The Scottish Government’s budget for 2019-2020 “does nothing to make amends for a decade of pay cuts for public workers”, it has been claimed.
Finance Secretary Derek Mackay announced a public-sector pay deal that provides a pay rise of 3% for those earning up to £36,500.
It also caps both the pay bill at 2% for people earning between £36,500 and £80,000, and any increase for those earning more than £80,000 to £1,600.
STUC general secretary Grahame Smith said the plan fails to recognise the “urgency” of increasing the pay of public-sector workers.
He said: “We are deeply disappointed that Mr Mackay’s public-sector pay policy does nothing to make amends for a decade of pay cuts for public workers.
“Better pay means better services and more demand to boost local economies.
“The Scottish Government has failed to recognise the urgency of this issue.
“Given the pressures on the Scottish economy and the need to support living standards, the Finance Secretary should have been bolder, using the powers at his disposal to properly resource the public sector and provide the economic stimulus the economy needs.”
PCS National Officer Lynn Henderson said: “Mr MacKay promised his own staff that the wage decline they have suffered as a result of austerity was over and that last year’s scrapping of the 1% cap represented the first step in a journey towards restoring pay.
“Not only has that journey stalled at the first step, workers across the Scottish civil and public services will feel betrayed by today’s announcement.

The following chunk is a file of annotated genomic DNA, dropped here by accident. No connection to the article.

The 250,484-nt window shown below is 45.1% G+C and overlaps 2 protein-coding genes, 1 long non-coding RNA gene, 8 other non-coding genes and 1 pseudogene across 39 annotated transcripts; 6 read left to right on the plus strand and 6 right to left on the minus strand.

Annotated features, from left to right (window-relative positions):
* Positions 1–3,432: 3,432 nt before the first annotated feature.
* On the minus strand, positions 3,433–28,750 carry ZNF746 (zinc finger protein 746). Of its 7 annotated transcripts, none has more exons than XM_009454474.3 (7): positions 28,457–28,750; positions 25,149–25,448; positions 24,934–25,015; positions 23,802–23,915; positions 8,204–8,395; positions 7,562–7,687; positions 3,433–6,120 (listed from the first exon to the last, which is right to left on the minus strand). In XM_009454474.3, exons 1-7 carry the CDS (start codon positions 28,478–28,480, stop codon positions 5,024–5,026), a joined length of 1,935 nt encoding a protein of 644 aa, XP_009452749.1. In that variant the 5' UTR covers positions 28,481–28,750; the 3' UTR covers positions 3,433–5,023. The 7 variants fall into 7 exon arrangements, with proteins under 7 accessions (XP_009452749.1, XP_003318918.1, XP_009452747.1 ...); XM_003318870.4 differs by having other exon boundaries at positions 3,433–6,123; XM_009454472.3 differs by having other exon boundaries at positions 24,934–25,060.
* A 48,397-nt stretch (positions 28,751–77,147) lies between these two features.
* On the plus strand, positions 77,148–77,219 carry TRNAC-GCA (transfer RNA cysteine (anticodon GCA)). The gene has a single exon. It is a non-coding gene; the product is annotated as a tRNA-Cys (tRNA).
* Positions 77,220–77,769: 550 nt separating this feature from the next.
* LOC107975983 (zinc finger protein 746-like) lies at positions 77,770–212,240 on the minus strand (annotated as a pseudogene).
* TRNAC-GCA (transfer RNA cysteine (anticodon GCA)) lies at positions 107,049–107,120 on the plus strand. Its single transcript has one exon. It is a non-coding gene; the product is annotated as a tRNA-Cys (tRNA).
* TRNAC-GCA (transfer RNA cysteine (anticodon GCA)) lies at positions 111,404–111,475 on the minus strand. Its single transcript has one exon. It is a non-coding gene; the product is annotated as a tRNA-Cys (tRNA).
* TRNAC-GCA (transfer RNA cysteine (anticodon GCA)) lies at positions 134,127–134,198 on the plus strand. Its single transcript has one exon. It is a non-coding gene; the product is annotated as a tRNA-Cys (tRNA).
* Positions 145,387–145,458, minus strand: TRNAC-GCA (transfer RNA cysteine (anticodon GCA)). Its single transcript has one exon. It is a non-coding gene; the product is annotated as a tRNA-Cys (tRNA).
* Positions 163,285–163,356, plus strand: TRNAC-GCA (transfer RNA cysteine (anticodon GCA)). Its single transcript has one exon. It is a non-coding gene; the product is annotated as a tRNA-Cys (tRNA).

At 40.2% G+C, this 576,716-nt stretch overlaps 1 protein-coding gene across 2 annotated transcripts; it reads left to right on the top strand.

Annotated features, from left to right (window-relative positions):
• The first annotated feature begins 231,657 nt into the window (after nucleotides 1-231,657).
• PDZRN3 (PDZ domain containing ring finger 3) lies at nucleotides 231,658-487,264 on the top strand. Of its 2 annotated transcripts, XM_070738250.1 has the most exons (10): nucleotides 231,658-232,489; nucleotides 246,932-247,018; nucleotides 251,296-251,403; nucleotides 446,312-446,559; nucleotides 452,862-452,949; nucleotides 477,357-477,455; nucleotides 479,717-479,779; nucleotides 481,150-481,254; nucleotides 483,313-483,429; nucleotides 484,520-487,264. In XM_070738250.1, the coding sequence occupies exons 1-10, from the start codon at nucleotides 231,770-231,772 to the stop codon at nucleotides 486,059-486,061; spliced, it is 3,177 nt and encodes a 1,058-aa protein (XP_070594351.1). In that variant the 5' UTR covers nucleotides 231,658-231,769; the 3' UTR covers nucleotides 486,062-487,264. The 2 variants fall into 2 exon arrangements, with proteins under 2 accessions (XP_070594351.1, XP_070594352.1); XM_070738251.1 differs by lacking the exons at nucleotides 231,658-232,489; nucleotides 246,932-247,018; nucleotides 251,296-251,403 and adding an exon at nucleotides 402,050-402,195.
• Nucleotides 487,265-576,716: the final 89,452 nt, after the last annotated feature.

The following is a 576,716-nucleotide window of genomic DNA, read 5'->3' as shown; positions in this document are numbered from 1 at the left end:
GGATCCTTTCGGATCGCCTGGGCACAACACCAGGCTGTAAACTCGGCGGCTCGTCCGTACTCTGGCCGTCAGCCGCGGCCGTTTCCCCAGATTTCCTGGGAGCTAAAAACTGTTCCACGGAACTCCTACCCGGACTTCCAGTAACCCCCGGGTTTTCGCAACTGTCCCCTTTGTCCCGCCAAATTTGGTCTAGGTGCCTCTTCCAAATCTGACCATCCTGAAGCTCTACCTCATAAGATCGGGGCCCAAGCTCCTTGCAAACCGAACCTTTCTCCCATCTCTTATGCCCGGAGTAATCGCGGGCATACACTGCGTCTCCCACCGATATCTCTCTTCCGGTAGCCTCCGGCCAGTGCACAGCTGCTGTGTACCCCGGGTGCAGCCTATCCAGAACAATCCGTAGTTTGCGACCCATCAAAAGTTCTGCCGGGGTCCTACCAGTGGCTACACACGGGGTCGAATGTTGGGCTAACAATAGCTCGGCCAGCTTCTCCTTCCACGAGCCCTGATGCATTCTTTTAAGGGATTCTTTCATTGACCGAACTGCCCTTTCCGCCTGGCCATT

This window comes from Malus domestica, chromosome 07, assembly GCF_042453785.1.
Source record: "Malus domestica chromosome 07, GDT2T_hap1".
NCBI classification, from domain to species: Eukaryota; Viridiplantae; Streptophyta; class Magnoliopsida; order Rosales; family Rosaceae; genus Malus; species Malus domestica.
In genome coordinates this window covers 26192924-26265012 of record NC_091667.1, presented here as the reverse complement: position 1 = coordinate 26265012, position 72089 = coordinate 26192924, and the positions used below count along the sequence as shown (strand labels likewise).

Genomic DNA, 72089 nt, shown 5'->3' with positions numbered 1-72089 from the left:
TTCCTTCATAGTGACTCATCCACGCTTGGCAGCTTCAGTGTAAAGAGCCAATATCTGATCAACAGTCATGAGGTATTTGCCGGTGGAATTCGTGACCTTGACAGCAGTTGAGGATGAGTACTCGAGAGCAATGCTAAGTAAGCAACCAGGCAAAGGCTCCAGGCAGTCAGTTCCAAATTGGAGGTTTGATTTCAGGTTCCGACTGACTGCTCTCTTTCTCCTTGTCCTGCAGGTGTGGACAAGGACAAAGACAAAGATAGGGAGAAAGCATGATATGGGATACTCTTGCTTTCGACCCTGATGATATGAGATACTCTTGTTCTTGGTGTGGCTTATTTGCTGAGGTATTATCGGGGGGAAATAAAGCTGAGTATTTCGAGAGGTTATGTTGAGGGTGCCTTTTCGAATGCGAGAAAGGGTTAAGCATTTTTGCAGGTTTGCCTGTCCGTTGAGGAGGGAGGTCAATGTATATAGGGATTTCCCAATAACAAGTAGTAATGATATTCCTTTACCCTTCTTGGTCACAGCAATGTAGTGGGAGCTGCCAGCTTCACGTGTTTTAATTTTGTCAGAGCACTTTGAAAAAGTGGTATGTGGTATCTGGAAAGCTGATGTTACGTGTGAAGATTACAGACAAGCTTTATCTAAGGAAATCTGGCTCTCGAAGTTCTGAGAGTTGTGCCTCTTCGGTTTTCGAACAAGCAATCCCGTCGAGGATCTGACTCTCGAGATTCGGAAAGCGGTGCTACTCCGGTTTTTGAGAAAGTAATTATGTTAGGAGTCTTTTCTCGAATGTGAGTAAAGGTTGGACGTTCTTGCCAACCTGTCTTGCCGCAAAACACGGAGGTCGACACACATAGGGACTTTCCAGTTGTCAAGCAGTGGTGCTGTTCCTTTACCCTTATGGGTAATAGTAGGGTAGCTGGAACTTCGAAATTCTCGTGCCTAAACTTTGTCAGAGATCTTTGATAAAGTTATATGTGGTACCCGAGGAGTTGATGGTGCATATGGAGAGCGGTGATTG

“Plenty of us expect broken promises from the Tories but in good faith we took the Cabinet Secretary at his word.
“Our members have lost hundreds of millions of pounds in pay over ten years and the impact on their living standards has been cruel and severe. 3% this year just isn’t good enough.
“The Scottish Government needs to show some courage here to defy Tory instability and insecurity and give public sector workers the wage they deserve, or otherwise face the consequences of this broken promise.”
Mike Kirby, Unison Scotland secretary, said: “Public-sector pay rose by just 4.4% between 2010 and 2016 while the cost of living rose by 22%.
“So today’s public sector pay increase of 3% may monitor inflation but fails to restore massive cuts in earnings since 2010.
“Equally, the Government could have used procurement guidelines to address low pay and the living wage in the voluntary sector.”
Mr Mackay said: “Unlike the UK Government, we have chosen to use the levers at our disposal to boost our economy and support our public services.
“This is a reasonable and affordable public-sector pay approach, and continues on a journey of restoration of public sector pay.
“Our commitment to public sector workers is part of our commitment to high quality public services.”